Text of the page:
With the Linux 4.10 kernel merge window expected to open this weekend, I was digging around to see whether there was anything new on the BUS1 front and whether we might see it for the next kernel cycle.
Intel developers are working on "five level paging" to overcome the x86_64 limitation of 256 TiB of virtual address space and 64 TiB of physical address space. While you may not have that much memory in your desktop, that limitation is being hit but can be increased through 5-level paging.
While AMD developers have been working to improve their "DAL" (now known as "DC") display code for the better part of the past year and this code is needed for new hardware support as well as supporting HDMI/DP audio on existing AMDGPU-enabled hardware plus other features, it's still not going to be accepted to the mainline kernel in its current form.
Toward the end of November was a discussion that started about potentially dropping all of the FBDEV Linux kernel drivers that are currently in the staging area, but it doesn't look like that will go through, at least until the relevant hardware has seen basic DRM driver ports.
There is a new DRM driver merged into DRM-Next for the Linux 4.10 merge window.
With the Linux 4.9 kernel expected for release this coming weekend, here is a recap of some of the most interesting changes for this next big kernel release.
There is yet another new Linux kernel vulnerability being disclosed today that allows for unprivileged processes to gain kernel code execution abilities.
There was too much churn in the mainline Linux kernel Git tree that Linus Torvalds today released 4.9-rc8 rather than declaring Linux 4.9 as ready to ship.
Etnaviv is the latest DRM driver having its code ready for DRM-Next to in turn land for Linux 4.10.
A new DRM driver is being baked for supporting the video processing unit for Amlogic Meson SoCs.
Intel developers are proposing the introduction of a new pseudo file-system intended as a better fit for Direct Rendering Manager drivers rather than the mix of sysfs/debugfs usage currently used.
On Tuesday was the MSM-Next submission by Red Hat developer Rob Clark of these Freedreno MSM changes to be sent to mainline for the Linux 4.10 kernel.
The Linux 4.9-rc7 test kernel is now available although it's yet undecided whether there will be an RC8 before declaring it gold.
David Airlie has pulled the newest DRM/KMS driver into DRM-Next for merging in the Linux 4.10 kernel.
MuQSS is the successor to the BFS scheduler and its first major release was last month for this scheduler that currently doesn't have any ambitions to go mainline. On OpenBenchmarking.org this weekend were some independent benchmarks of the new scheduler.
The sixth weekly test release of the Linux 4.9 kernel is now available while Linus Torvalds is still deciding how many more RCs to go before officially releasing this huge kernel update.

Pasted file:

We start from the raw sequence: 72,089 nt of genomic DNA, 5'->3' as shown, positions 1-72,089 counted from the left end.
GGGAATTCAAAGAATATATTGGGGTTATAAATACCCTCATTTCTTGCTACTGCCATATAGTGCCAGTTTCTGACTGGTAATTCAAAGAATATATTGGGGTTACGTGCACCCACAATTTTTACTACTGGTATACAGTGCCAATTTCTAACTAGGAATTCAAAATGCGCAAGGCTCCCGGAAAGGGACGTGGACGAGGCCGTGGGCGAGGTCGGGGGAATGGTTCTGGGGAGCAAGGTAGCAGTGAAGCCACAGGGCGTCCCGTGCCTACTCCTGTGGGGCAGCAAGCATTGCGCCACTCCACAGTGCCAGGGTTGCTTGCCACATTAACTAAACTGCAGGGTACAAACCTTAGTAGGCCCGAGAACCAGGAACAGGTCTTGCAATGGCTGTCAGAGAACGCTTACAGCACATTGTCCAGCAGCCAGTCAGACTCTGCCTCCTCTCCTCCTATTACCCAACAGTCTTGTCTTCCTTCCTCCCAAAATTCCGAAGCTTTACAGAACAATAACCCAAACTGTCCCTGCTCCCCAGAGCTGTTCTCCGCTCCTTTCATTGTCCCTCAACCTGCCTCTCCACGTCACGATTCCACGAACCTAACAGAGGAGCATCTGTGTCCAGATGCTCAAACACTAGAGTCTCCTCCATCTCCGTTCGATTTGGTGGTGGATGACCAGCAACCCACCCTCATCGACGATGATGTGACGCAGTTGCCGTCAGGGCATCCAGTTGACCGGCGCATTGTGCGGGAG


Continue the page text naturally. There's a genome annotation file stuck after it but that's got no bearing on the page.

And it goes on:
Jerome Glisse has sent out the latest version of his patches now for Heterogeneous Memory Management (HMM), which he's been working on the Linux kernel since 2014.
Red Hat developer David Howells has wrangled up a set of patches by him and other developers to provide a "Kernel Lockdown" mode to prevent the user-space from the possibility of modifying the running kernel image.
Adding to the list of new features coming for Linux 4.10 is support for explicit fencing for atomic DRM drivers.
The Linux 4.9 kernel will be officially released in about three weeks but there is already new features/functionality to get excited about for Linux 4.10.
Linus Torvalds released Linux 4.9-rc5 a few minutes ago as the latest weekly test release of the forthcoming Linux 4.9.
The Linux 4.10 kernel will likely see ZTE's "ZXDRM" display driver added.
Linus Torvalds has done another Saturday release of the latest Linux kernel release candidate.
DRM subsystem maintainer David Airlie submitted on Wednesday quite a number of fixes for the Direct Rendering Manager drivers. There's been fixes queueing up for a while that are now ready to go in after the nasty PAT regression fix has landed.
Linus Torvalds released the Linux 4.9-rc3 kernel as the latest test version of the massive Linux 4.9 code-base.
At the beginning of the month well-known independent kernel contributor Con Kolivas confirmed he was working on a new project called MuQSS as an evolutionary successor to his Brain F*** Scheduler. This Saturday morning he's now announced the first stable major release of MuQSS.
This morning I published the Power Consumption and Efficiency Of The Linux Kernel For The Last Three Years article containing power consumption data for an Intel Haswell system going back to the Linux 3.11 kernel through Linux 4.9 Git. Those were some interesting power consumption numbers under load while here are the idle numbers.
David Herrmann has posted the initial patches for review of the BUS1 kernel message bus, the successor to KDBUS as an in-kernel IPC mechanism.
Broadcom developer Eric Anholt's latest work on the VC4 DRM kernel driver for Raspberry Pi hardware is for enabling HDMI audio support.
Last week the Intel Turbo Boost Max 3.0 patches were updated for the Linux 4.9-rc1 kernel. While it won't be mainlined until Linux 4.10 at least, I decided to try out these TBM 3.0 / ITMT patches with a Core i7 6800K Broadwell-E CPU.
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